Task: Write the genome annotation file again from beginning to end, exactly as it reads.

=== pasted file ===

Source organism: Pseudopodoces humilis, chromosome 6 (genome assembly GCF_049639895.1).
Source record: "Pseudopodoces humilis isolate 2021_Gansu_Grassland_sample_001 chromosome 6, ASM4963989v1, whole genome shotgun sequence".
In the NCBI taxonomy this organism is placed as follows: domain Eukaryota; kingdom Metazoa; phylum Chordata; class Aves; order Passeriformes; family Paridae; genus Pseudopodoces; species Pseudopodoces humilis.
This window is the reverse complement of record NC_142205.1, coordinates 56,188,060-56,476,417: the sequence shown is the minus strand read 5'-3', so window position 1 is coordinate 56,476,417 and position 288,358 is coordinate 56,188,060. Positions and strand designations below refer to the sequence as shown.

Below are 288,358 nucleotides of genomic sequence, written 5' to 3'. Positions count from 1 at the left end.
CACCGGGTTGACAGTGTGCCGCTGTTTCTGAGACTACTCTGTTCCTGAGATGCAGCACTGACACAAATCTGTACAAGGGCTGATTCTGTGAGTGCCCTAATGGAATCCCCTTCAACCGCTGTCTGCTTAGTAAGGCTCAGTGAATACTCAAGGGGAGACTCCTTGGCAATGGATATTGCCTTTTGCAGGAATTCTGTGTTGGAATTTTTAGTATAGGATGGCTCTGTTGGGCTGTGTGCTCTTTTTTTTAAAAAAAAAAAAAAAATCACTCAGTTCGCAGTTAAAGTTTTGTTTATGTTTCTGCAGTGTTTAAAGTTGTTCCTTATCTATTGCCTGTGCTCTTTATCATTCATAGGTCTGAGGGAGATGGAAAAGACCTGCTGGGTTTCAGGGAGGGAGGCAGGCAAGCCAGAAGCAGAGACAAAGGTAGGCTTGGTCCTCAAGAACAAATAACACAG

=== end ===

Source organism: Pseudopodoces humilis, chromosome 6 (genome assembly GCF_049639895.1).
Source record: "Pseudopodoces humilis isolate 2021_Gansu_Grassland_sample_001 chromosome 6, ASM4963989v1, whole genome shotgun sequence".
In the NCBI taxonomy this organism is placed as follows: domain Eukaryota; kingdom Metazoa; phylum Chordata; class Aves; order Passeriformes; family Paridae; genus Pseudopodoces; species Pseudopodoces humilis.
This window is the reverse complement of record NC_142205.1, coordinates 56,188,060-56,476,417: the sequence shown is the minus strand read 5'-3', so window position 1 is coordinate 56,476,417 and position 288,358 is coordinate 56,188,060. Positions and strand designations below refer to the sequence as shown.

Below are 288,358 nucleotides of genomic sequence, written 5' to 3'. Positions count from 1 at the left end.
CACCGGGTTGACAGTGTGCCGCTGTTTCTGAGACTACTCTGTTCCTGAGATGCAGCACTGACACAAATCTGTACAAGGGCTGATTCTGTGAGTGCCCTAATGGAATCCCCTTCAACCGCTGTCTGCTTAGTAAGGCTCAGTGAATACTCAAGGGGAGACTCCTTGGCAATGGATATTGCCTTTTGCAGGAATTCTGTGTTGGAATTTTTAGTATAGGATGGCTCTGTTGGGCTGTGTGCTCTTTTTTTTAAAAAAAAAAAAAAAATCACTCAGTTCGCAGTTAAAGTTTTGTTTATGTTTCTGCAGTGTTTAAAGTTGTTCCTTATCTATTGCCTGTGCTCTTTATCATTCATAGGTCTGAGGGAGATGGAAAAGACCTGCTGGGTTTCAGGGAGGGAGGCAGGCAAGCCAGAAGCAGAGACAAAGGTAGGCTTGGTCCTCAAGAACAAATAACACAG